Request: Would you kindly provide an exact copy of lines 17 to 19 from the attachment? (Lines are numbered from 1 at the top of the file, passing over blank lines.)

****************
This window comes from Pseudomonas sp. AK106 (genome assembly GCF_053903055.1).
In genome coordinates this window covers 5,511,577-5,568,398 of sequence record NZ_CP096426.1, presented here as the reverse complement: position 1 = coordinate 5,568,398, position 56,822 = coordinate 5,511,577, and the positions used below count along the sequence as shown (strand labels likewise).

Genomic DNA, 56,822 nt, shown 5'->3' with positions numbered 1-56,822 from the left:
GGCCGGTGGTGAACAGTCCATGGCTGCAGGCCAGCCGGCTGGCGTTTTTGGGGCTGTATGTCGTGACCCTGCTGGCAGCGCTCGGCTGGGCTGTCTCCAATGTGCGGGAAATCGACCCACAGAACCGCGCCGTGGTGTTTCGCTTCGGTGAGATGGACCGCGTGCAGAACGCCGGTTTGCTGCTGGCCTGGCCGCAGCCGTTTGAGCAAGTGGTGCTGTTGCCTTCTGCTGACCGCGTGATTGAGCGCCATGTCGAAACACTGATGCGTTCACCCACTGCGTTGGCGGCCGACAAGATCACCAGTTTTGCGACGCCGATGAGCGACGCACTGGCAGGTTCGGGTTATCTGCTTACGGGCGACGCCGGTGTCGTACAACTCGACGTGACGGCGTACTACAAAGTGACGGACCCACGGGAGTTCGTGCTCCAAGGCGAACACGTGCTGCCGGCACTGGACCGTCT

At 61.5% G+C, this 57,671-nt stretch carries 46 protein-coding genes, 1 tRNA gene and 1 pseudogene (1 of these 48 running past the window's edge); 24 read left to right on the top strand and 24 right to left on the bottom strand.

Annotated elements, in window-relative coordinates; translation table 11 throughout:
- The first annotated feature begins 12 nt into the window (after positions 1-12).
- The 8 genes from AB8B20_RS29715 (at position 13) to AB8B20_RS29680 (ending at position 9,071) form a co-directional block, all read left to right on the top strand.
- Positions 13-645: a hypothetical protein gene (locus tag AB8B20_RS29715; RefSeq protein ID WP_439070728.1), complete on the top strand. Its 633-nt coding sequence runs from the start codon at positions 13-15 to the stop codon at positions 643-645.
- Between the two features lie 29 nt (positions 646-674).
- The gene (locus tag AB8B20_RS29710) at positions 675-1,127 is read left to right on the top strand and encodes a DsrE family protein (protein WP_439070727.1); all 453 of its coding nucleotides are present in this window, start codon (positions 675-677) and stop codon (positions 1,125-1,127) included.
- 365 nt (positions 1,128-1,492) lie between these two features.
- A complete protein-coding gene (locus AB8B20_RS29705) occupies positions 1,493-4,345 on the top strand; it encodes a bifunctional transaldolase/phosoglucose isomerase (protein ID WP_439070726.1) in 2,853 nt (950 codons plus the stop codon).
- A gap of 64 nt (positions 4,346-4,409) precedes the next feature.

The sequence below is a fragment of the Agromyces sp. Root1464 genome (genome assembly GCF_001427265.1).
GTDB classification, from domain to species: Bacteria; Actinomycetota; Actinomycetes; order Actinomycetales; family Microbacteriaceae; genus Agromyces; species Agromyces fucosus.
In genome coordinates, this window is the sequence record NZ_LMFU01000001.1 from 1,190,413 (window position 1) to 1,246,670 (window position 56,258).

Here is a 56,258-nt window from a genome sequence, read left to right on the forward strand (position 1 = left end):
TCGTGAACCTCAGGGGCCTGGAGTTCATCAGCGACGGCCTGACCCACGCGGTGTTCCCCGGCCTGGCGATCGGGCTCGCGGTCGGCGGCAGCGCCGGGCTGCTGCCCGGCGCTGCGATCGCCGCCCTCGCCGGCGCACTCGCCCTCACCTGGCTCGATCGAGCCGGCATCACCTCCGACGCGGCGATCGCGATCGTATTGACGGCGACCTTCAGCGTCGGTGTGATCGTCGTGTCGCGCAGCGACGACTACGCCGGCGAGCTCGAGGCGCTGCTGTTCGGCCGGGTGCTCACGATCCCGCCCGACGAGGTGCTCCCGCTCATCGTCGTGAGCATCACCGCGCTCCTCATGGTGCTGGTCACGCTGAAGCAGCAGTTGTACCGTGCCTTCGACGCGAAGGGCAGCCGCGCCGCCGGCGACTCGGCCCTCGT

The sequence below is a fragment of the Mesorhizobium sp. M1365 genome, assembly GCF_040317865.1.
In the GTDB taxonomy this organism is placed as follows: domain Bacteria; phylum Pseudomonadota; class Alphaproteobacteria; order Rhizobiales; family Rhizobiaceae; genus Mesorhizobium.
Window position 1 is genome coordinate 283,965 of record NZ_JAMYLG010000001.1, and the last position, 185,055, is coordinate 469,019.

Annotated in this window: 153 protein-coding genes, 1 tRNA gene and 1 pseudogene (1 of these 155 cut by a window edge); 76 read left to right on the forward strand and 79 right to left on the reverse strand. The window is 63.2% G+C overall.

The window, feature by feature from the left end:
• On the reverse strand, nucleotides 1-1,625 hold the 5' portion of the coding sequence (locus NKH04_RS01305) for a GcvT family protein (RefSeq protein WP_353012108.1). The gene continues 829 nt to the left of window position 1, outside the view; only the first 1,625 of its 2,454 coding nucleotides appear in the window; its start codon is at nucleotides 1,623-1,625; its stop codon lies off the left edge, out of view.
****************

In genome coordinates, this window is the sequence record NZ_LMFU01000001.1 from 1,190,413 (window position 1) to 1,246,670 (window position 56,258).

Here is a 56,258-nt window from a genome sequence, read left to right on the forward strand (position 1 = left end):
TCGTGAACCTCAGGGGCCTGGAGTTCATCAGCGACGGCCTGACCCACGCGGTGTTCCCCGGCCTGGCGATCGGGCTCGCGGTCGGCGGCAGCGCCGGGCTGCTGCCCGGCGCTGCGATCGCCGCCCTCGCCGGCGCACTCGCCCTCACCTGGCTCGATCGAGCCGGCATCACCTCCGACGCGGCGATCGCGATCGTATTGACGGCGACCTTCAGCGTCGGTGTGATCGTCGTGTCGCGCAGCGACGACTACGCCGGCGAGCTCGAGGCGCTGCTGTTCGGCCGGGTGCTCACGATCCCGCCCGACGAGGTGCTCCCGCTCATCGTCGTGAGCATCACCGCGCTCCTCATGGTGCTGGTCACGCTGAAGCAGCAGTTGTACCGTGCCTTCGACGCGAAGGGCAGCCGCGCCGCCGGCGACTCGGCCCTCGT